In a letter dated May 14 of this year, we presented to the IACHR our petition in connection with the arrest and subsequent disappearance of the young Erik Felipe Romero Canales on November 18, 1989. On November 21, Erik Felipe's mother brought us up to date on the measures she had taken to ascertain the whereabouts of her son.

Mrs. Canales de Romero said that the petition of habeas corpus filed with the Supreme Court in March had produced no positive result. She also said that "eight days after filing the petition of habeas corpus, the magistrate came to my house to ask for my statement on my son's capture and told me to appear at the Supreme Court in 15 days. I went there, but the receptionist told me that my son was listed as missing and that there was nothing else to do."

In our petition of May 10, we failed to mention that our institution conveyed information on this case to the Head of the Joint Chiefs of Staff of the Armed Force, Col. Rene Emilio Ponce, at a meeting held on March 1. On May 9, Major Lic. Roberto Molina Rodriguez, Chief of the Office of Human Rights of the Staff of the Armed Force, sent us a letter in which he says that "the Human Rights Office has been instructed to conduct an inquiry. Findings will be sent shortly."

Mrs. Canales de Romero now informs us that two detectives from the Joint Chiefs of Staff came to her home on May 17 and asked for information about Erik Felipe's capture. The daughter of Mrs. Canales de Romero gave them a statement about what had happened. The detectives then called the mother at work and asked her for a photograph of her son and a copy of the photograph that appeared in the newspaper. According to Mrs. Canales de Romero, she left the photographs with her daughter and on May 19 "they came to pick them up; my daughter said that when one of them saw my son's photograph, he said that we have seen this boy alive at headquarters, but I don't remember which one. But he is alive." Mrs. Canales de Romero added that "on Saturday, May 19, a women who is a religious sister told me that another brother of the church had told her that he had seen Erik Felipe, my son, at the Bracamonte Battalion 15 days ago. That battalion is part of the First Infantry Brigade."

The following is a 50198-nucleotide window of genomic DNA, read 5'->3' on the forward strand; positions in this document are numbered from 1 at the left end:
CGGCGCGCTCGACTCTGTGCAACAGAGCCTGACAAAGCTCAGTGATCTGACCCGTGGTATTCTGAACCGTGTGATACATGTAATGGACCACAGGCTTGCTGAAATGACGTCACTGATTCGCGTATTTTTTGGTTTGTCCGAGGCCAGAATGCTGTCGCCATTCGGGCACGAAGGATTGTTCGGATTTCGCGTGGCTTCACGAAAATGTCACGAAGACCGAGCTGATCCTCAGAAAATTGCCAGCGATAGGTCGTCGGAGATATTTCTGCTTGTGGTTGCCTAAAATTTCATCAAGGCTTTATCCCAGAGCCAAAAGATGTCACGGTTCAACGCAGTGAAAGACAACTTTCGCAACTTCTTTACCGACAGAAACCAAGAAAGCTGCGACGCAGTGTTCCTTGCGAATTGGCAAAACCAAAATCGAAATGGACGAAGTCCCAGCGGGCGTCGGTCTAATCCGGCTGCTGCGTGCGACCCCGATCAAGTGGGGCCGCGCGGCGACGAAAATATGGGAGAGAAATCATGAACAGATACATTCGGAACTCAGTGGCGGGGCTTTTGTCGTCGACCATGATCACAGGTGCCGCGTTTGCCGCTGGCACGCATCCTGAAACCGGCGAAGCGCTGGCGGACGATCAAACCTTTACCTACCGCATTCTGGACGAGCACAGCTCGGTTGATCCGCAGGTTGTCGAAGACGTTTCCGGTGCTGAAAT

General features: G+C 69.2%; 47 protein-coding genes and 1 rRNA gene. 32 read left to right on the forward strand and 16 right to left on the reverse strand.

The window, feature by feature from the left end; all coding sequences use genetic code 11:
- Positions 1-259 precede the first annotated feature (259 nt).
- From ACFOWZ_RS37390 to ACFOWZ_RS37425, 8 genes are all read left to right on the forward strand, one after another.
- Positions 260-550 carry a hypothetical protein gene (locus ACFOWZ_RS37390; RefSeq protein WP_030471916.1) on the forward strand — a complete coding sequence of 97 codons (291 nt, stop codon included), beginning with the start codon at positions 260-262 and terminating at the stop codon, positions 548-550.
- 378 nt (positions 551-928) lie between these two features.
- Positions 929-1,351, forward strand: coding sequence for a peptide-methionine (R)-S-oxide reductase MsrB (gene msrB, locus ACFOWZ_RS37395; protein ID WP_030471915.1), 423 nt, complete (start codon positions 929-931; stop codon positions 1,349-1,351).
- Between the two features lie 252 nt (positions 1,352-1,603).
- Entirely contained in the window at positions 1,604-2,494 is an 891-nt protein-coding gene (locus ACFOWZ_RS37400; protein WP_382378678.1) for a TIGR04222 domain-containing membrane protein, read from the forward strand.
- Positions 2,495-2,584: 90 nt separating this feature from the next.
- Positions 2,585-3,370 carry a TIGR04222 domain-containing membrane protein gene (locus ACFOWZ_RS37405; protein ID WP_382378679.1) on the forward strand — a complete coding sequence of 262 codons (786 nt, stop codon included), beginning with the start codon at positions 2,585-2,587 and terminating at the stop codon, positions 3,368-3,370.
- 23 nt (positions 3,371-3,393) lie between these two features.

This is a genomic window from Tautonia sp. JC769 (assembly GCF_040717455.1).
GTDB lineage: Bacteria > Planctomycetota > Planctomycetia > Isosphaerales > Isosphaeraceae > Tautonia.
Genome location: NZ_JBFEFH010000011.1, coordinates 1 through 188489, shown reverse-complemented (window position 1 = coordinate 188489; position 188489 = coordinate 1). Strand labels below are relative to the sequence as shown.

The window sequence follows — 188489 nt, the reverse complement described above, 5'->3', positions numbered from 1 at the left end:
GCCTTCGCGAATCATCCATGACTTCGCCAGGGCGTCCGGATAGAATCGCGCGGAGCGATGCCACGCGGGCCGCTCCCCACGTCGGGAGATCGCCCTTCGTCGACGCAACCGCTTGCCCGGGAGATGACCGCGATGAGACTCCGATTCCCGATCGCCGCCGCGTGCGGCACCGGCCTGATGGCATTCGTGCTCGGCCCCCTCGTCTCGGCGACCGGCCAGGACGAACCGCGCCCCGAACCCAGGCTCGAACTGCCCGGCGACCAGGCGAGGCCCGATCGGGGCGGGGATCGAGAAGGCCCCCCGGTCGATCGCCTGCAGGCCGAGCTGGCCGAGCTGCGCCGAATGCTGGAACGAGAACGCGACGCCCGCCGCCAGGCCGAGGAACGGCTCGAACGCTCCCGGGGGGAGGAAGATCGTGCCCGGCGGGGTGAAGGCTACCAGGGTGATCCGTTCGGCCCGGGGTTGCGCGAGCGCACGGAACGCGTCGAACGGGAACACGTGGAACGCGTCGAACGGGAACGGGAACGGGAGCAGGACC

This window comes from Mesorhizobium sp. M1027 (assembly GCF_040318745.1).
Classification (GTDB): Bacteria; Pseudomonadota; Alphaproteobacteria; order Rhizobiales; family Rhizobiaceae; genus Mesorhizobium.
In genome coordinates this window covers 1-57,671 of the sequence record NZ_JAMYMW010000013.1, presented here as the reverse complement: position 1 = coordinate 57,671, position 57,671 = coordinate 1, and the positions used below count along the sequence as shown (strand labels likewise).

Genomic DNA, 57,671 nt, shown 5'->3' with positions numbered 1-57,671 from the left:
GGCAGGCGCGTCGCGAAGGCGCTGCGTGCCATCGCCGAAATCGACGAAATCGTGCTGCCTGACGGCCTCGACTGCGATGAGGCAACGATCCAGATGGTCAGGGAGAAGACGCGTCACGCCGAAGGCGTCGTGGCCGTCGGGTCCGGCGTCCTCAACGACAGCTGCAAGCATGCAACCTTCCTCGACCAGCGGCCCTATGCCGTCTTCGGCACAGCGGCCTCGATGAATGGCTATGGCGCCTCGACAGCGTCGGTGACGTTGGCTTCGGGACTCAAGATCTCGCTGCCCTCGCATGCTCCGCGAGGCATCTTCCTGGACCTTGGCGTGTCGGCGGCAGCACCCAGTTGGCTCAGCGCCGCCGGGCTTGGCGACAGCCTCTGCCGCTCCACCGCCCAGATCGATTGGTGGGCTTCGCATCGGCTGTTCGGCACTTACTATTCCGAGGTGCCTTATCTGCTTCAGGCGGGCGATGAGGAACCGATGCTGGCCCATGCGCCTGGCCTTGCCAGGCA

In spite of reliable and concrete proof of the capture and detention of young Erik Felipe, the First Infantry Battalion continues to deny having had any hand in this event. On April 27, Col. Helena Fuentes, Commandant of the First Brigade, sent the Vice Minister of Public Security an official report informing him that "personnel from this Brigade Command and Capt. Erick Antonio Samayoa Leyva (the officer who witnesses say ordered Erik Felipe's arrest) never took Erik Felipe Romero Canales into custody." We received a copy of that official report on June 13.

In the face of this new evidence and in the hope of finding Erik Felipe still alive, we are asking the IACHR to intervene immediately to follow this trail, since none of the measures taken internally have yielded any result.

2. Through a note dated July 2, 1990, the Commission began its processing of this case and requested the Government of El Salvador to supply information relevant to the facts reported in that communication and any other information that would make it possible to establish whether in the instant case the remedies under domestic law had been exhausted; the Government was told that it had 90 days in which to reply.

3. On November 9, 1990, the Commission again asked the Government of El Salvador to supply information on the investigations conducted into the present case; thus far, despite the considerable pieces of evidence and the documentation sent, no response has been received fron the government.